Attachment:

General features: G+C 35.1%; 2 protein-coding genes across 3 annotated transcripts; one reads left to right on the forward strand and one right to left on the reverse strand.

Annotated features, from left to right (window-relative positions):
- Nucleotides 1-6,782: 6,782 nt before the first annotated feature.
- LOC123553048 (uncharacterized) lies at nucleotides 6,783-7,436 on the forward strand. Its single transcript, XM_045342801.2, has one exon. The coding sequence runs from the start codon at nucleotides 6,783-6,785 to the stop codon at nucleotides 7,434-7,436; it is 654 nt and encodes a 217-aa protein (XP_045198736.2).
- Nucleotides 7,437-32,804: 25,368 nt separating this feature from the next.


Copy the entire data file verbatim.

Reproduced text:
General features: G+C 35.1%; 2 protein-coding genes across 3 annotated transcripts; one reads left to right on the forward strand and one right to left on the reverse strand.

Annotated features, from left to right (window-relative positions):
- Nucleotides 1-6,782: 6,782 nt before the first annotated feature.
- LOC123553048 (uncharacterized) lies at nucleotides 6,783-7,436 on the forward strand. Its single transcript, XM_045342801.2, has one exon. The coding sequence runs from the start codon at nucleotides 6,783-6,785 to the stop codon at nucleotides 7,434-7,436; it is 654 nt and encodes a 217-aa protein (XP_045198736.2).
- Nucleotides 7,437-32,804: 25,368 nt separating this feature from the next.